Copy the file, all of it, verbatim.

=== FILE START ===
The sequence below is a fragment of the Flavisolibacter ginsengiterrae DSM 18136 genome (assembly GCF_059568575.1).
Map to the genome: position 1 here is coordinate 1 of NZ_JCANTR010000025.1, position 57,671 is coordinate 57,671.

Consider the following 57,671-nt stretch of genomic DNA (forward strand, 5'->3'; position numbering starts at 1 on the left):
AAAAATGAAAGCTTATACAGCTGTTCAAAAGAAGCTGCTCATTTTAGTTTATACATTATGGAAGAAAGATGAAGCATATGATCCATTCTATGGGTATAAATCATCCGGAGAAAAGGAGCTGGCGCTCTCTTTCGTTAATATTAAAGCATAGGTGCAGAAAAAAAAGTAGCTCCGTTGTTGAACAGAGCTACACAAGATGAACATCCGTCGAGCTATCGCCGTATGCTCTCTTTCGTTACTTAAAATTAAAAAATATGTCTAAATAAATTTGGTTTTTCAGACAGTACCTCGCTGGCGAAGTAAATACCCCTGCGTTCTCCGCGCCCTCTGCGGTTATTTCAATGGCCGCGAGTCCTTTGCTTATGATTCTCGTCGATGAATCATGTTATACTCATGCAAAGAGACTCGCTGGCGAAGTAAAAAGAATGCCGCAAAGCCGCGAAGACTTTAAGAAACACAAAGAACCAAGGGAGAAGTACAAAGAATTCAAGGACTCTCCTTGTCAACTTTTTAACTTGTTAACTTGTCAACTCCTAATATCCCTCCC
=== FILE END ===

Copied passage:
The sequence below is a fragment of the Flavisolibacter ginsengiterrae DSM 18136 genome (assembly GCF_059568575.1).
Map to the genome: position 1 here is coordinate 1 of NZ_JCANTR010000025.1, position 57,671 is coordinate 57,671.

Consider the following 57,671-nt stretch of genomic DNA (forward strand, 5'->3'; position numbering starts at 1 on the left):
AAAAATGAAAGCTTATACAGCTGTTCAAAAGAAGCTGCTCATTTTAGTTTATACATTATGGAAGAAAGATGAAGCATATGATCCATTCTATGGGTATAAATCATCCGGAGAAAAGGAGCTGGCGCTCTCTTTCGTTAATATTAAAGCATAGGTGCAGAAAAAAAAGTAGCTCCGTTGTTGAACAGAGCTACACAAGATGAACATCCGTCGAGCTATCGCCGTATGCTCTCTTTCGTTACTTAAAATTAAAAAATATGTCTAAATAAATTTGGTTTTTCAGACAGTACCTCGCTGGCGAAGTAAATACCCCTGCGTTCTCCGCGCCCTCTGCGGTTATTTCAATGGCCGCGAGTCCTTTGCTTATGATTCTCGTCGATGAATCATGTTATACTCATGCAAAGAGACTCGCTGGCGAAGTAAAAAGAATGCCGCAAAGCCGCGAAGACTTTAAGAAACACAAAGAACCAAGGGAGAAGTACAAAGAATTCAAGGACTCTCCTTGTCAACTTTTTAACTTGTTAACTTGTCAACTCCTAATATCCCTCCC